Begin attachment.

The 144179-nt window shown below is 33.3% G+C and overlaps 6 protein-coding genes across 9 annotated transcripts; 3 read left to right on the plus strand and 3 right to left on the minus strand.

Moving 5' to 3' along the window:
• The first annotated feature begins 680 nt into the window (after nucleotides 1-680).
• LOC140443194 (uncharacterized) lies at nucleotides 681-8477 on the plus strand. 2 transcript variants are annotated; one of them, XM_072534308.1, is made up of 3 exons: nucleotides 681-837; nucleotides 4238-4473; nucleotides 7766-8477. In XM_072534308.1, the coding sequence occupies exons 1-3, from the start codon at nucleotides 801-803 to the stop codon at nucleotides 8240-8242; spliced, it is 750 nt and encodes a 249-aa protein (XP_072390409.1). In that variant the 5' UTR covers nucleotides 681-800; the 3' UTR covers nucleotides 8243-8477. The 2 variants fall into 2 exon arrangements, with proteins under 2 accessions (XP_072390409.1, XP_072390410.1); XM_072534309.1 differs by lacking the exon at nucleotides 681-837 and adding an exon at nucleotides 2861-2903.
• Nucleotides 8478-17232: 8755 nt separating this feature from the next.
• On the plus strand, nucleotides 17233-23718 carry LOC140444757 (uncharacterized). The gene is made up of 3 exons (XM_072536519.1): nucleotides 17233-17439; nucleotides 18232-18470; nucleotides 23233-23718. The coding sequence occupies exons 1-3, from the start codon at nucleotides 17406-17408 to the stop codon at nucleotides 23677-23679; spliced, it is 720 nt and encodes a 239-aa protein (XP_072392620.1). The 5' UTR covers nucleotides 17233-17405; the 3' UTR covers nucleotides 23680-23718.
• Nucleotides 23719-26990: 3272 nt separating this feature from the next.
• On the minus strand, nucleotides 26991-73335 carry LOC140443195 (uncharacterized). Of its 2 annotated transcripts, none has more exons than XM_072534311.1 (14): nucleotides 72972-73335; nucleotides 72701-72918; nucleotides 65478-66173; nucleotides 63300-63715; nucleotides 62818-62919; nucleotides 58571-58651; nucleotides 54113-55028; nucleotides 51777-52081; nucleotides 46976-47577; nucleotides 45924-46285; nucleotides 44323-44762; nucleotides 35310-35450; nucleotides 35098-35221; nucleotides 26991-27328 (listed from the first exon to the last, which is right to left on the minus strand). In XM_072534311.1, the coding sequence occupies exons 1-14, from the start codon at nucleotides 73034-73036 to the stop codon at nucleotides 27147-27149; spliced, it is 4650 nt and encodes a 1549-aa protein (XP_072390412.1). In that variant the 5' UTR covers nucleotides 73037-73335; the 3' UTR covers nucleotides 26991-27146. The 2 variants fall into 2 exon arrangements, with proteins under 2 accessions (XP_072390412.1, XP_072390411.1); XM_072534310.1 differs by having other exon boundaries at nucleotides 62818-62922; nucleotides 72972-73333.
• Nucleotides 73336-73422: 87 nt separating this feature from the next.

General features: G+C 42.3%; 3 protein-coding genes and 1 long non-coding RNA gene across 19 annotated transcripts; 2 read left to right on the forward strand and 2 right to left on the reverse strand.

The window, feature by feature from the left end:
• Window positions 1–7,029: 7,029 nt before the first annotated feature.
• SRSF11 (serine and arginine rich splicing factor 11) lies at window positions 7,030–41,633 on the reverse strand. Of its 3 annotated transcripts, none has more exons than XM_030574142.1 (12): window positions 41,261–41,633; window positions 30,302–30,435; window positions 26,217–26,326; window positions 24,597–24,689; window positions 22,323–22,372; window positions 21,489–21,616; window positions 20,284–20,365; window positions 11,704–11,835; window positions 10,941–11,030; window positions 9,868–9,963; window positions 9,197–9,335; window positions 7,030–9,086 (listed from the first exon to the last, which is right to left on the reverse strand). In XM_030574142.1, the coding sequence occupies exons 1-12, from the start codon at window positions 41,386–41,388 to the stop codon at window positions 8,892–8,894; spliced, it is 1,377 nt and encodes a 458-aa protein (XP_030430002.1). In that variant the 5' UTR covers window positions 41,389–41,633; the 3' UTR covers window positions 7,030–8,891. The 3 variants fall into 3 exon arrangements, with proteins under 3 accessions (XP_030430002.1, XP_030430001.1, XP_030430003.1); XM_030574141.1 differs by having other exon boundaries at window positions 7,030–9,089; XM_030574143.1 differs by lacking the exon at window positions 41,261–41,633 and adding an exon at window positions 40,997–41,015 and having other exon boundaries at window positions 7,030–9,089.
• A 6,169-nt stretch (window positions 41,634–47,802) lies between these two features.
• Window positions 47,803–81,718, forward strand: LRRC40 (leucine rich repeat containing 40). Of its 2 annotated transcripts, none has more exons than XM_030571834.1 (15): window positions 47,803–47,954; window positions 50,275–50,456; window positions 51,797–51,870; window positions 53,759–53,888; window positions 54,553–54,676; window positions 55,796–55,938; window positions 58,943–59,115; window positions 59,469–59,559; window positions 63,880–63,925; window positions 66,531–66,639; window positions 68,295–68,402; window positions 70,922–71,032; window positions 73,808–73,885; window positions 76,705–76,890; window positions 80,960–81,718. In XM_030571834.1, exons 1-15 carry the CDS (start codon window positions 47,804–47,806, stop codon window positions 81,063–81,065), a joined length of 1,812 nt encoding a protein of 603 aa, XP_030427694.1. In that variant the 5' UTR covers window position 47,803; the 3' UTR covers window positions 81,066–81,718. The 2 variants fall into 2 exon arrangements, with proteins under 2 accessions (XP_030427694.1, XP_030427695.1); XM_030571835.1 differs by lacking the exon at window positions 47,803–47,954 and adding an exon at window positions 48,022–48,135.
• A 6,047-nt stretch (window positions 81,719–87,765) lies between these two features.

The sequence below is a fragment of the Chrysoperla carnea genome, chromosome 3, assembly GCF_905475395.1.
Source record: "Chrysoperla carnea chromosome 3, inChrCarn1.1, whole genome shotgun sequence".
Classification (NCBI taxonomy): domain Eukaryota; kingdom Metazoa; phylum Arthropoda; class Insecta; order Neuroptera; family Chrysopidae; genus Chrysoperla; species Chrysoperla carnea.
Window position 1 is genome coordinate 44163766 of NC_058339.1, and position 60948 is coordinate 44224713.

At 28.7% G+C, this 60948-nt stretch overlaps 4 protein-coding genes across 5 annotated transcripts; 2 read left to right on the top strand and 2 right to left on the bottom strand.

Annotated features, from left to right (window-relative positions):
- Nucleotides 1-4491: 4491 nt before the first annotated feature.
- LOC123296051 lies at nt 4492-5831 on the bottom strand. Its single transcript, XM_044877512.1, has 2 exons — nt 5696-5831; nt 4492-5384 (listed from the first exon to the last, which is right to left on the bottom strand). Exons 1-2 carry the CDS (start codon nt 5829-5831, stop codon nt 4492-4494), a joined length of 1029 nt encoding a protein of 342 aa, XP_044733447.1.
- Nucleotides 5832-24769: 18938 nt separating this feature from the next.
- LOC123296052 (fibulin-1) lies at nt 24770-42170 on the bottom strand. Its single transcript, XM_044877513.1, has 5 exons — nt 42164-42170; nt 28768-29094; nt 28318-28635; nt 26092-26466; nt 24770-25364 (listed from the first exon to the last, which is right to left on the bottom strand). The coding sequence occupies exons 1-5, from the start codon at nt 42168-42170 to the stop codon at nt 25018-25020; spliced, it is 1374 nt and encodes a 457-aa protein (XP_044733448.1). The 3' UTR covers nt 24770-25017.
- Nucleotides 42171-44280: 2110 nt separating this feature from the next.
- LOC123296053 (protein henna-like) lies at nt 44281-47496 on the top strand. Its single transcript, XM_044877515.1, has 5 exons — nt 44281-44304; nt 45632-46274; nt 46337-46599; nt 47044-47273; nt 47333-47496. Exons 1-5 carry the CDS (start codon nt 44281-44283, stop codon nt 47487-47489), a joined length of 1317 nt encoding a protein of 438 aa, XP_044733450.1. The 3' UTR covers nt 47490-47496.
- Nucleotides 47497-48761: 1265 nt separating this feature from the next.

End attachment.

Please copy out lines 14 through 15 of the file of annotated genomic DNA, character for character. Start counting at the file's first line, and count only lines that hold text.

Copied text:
• A 6,169-nt stretch (window positions 41,634–47,802) lies between these two features.
• Window positions 47,803–81,718, forward strand: LRRC40 (leucine rich repeat containing 40). Of its 2 annotated transcripts, none has more exons than XM_030571834.1 (15): window positions 47,803–47,954; window positions 50,275–50,456; window positions 51,797–51,870; window positions 53,759–53,888; window positions 54,553–54,676; window positions 55,796–55,938; window positions 58,943–59,115; window positions 59,469–59,559; window positions 63,880–63,925; window positions 66,531–66,639; window positions 68,295–68,402; window positions 70,922–71,032; window positions 73,808–73,885; window positions 76,705–76,890; window positions 80,960–81,718. In XM_030571834.1, exons 1-15 carry the CDS (start codon window positions 47,804–47,806, stop codon window positions 81,063–81,065), a joined length of 1,812 nt encoding a protein of 603 aa, XP_030427694.1. In that variant the 5' UTR covers window position 47,803; the 3' UTR covers window positions 81,066–81,718. The 2 variants fall into 2 exon arrangements, with proteins under 2 accessions (XP_030427694.1, XP_030427695.1); XM_030571835.1 differs by lacking the exon at window positions 47,803–47,954 and adding an exon at window positions 48,022–48,135.